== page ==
Cognitive behavioural therapy, or CBT, is a form of psychotherapy concerned with modifying your behaviour by changing your thought processes. It’s designed to help people overcome emotional problems, depression, stress, and other similar issues. The main precept of CBT is that ‘you are what you think’. In other words, in order to improve your condition you need to change the way you think.
This may sound obvious, but people have a tendency to externalize their problems. For example, a person may suffer from anxiety when being in a crowd of people. They may feel that people are staring at them, that they are being trapped, that the crowd is pressing closer to them, and so on. In their mind, it’s the situation itself that is causing their anxiety; when really it’s their thoughts about the situation which are causing the problem Email Extractor Software.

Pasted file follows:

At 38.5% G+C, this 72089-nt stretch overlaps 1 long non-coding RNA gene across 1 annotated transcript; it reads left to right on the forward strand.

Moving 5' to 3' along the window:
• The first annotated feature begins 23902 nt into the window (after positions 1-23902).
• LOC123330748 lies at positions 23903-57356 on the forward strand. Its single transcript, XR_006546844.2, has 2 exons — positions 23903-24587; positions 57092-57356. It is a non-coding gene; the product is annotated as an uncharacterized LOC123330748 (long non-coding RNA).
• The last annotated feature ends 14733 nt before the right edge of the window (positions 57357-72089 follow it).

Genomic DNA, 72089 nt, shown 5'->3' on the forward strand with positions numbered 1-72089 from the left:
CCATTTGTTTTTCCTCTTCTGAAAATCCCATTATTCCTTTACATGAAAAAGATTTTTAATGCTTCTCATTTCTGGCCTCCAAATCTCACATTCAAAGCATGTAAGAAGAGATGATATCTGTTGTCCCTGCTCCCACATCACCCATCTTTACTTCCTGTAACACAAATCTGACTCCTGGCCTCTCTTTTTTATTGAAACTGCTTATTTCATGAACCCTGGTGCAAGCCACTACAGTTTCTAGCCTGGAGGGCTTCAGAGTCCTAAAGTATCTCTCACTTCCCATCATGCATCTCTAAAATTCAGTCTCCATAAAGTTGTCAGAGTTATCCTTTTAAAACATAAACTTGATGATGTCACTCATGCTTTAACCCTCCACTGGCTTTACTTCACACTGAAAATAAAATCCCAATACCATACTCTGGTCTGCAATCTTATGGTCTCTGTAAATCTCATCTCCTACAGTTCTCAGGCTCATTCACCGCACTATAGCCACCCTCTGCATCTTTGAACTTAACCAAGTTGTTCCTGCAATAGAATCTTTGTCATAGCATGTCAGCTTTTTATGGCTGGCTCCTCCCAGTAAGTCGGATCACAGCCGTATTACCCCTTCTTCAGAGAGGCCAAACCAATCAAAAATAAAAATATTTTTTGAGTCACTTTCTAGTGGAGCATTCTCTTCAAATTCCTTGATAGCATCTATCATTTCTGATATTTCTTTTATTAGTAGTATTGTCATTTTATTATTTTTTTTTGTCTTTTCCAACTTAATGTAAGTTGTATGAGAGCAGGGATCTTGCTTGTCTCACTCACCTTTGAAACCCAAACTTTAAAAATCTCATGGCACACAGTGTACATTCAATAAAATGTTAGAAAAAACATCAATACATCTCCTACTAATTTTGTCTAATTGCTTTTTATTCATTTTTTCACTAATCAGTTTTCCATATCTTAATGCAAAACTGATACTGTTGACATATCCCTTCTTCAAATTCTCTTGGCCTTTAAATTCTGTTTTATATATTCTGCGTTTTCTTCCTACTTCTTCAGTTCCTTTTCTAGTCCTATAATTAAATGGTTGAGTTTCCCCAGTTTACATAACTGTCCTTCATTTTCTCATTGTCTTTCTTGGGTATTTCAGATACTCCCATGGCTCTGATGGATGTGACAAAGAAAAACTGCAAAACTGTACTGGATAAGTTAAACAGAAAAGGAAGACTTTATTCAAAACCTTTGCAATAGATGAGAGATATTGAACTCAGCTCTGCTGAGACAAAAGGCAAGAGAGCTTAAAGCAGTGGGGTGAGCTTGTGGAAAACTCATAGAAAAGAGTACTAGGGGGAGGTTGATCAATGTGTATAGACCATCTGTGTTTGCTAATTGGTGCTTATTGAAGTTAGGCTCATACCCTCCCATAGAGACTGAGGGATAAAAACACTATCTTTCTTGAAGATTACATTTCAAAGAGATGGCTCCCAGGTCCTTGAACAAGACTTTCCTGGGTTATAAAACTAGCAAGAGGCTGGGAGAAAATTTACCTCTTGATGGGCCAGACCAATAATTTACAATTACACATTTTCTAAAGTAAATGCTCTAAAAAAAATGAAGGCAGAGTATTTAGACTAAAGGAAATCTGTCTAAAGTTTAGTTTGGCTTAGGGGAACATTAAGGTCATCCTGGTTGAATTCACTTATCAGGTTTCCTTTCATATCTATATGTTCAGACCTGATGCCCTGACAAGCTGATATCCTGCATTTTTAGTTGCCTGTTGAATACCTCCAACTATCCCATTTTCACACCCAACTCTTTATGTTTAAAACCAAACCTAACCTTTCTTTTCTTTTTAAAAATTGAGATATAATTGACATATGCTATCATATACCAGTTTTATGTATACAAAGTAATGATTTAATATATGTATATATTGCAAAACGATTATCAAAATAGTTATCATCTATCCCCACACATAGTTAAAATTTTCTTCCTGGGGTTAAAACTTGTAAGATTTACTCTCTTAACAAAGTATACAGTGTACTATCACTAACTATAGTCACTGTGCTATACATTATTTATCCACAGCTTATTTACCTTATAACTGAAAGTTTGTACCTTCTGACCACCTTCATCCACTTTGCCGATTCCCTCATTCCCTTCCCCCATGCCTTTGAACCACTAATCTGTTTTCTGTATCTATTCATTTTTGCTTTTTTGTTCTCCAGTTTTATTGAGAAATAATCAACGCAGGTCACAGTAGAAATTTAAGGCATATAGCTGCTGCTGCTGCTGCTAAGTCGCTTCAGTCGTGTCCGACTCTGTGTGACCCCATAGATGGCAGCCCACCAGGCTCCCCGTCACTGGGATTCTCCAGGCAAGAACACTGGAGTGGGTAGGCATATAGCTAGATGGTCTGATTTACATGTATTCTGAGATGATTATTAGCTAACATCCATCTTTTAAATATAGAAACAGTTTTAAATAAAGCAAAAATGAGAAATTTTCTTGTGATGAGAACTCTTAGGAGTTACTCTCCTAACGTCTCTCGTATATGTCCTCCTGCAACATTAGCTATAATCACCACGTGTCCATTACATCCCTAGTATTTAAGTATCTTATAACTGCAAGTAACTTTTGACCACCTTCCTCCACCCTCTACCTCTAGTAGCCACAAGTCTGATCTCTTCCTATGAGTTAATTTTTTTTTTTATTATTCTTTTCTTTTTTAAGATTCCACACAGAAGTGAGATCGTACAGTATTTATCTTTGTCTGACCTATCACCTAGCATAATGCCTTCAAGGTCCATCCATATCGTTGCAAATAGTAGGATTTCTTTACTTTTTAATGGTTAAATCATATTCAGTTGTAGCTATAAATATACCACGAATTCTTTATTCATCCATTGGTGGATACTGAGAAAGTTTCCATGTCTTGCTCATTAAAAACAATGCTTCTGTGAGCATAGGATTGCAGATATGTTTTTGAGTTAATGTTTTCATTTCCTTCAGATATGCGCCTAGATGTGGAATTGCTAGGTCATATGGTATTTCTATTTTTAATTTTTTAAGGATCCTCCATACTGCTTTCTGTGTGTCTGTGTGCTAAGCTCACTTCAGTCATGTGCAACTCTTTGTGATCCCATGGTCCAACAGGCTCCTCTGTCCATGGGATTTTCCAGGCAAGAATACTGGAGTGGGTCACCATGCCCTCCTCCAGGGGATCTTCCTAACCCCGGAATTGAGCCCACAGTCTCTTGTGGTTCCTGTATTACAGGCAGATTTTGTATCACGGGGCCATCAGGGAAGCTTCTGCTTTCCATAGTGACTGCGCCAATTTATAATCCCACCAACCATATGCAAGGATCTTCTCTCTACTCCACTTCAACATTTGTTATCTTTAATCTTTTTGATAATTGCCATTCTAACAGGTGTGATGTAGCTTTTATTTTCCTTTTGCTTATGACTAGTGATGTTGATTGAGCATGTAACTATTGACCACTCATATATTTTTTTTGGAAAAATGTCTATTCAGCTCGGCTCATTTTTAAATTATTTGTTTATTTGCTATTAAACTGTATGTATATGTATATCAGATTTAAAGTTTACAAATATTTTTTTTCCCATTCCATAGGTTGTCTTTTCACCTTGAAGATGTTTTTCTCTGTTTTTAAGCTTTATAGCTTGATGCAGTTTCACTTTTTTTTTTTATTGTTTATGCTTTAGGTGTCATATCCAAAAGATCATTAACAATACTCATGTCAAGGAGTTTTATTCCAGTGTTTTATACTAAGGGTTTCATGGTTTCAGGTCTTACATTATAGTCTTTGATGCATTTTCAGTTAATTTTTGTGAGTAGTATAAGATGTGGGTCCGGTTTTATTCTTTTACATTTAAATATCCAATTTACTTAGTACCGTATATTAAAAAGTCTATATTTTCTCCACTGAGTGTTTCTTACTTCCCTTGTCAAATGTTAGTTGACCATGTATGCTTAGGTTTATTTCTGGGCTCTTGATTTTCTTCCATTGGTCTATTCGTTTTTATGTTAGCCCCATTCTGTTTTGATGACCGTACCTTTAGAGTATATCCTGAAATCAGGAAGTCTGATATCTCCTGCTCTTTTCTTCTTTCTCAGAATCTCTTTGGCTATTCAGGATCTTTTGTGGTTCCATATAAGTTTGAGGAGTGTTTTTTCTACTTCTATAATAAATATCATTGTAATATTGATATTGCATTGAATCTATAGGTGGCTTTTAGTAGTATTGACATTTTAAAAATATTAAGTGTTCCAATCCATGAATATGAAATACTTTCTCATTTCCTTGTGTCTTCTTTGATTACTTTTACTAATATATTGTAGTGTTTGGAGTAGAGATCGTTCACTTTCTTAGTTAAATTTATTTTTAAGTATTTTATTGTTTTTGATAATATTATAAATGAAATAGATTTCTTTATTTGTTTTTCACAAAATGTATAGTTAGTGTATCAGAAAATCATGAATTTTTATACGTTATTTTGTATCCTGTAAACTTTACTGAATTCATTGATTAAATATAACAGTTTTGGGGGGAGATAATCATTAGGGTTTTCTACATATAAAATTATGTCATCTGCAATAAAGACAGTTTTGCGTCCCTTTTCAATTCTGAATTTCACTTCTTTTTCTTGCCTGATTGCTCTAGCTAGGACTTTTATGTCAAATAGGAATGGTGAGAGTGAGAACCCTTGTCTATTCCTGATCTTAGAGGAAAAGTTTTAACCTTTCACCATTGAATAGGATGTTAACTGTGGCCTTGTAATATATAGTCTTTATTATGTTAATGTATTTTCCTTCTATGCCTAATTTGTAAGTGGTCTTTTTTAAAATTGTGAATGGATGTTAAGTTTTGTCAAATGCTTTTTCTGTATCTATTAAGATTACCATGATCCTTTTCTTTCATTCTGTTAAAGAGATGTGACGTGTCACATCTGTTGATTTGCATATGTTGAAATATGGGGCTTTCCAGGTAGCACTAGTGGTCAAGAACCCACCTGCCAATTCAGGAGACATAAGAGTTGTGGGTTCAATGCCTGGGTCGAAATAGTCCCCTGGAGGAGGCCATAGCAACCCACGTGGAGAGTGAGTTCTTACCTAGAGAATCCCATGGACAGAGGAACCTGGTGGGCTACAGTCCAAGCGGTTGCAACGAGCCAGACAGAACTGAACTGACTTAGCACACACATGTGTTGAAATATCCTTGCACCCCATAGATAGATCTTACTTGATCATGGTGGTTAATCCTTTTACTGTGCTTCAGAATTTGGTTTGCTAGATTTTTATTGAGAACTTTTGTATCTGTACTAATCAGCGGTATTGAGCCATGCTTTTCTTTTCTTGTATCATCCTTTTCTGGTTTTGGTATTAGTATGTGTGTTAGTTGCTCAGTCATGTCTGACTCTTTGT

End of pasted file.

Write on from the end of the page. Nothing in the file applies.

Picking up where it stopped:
Much research has been done on the therapy, and it is considered to be a very effective treatment for anxiety and depression. However, CBT is not a quick and easy solution. It requires regular sessions with a therapist, with a course of treatment possibly lasting up to 6 months. You need to be able to confront your problems and be prepared to work through your depression or anxiety, keeping motivated enough to complete the treatment.
Broadly speaking, CBT puts an emphasis on breaking down the problem concerned into small, manageable parts. Your therapist will help you to examine your thoughts and feelings to work out which of these are having a negative impact on your condition. Then they will examine how changing these thoughts can lead to you altering your behaviour in a positive way.
Many clinical trials have shown the benefits of CBT, especially for people who have specific, well-defined issues which need treating and the persistence keep up with their treatment in their daily lives. Although it is recommended to use a professional therapist, there are many self-help books available about CBT, and some people have very positive results working on their own.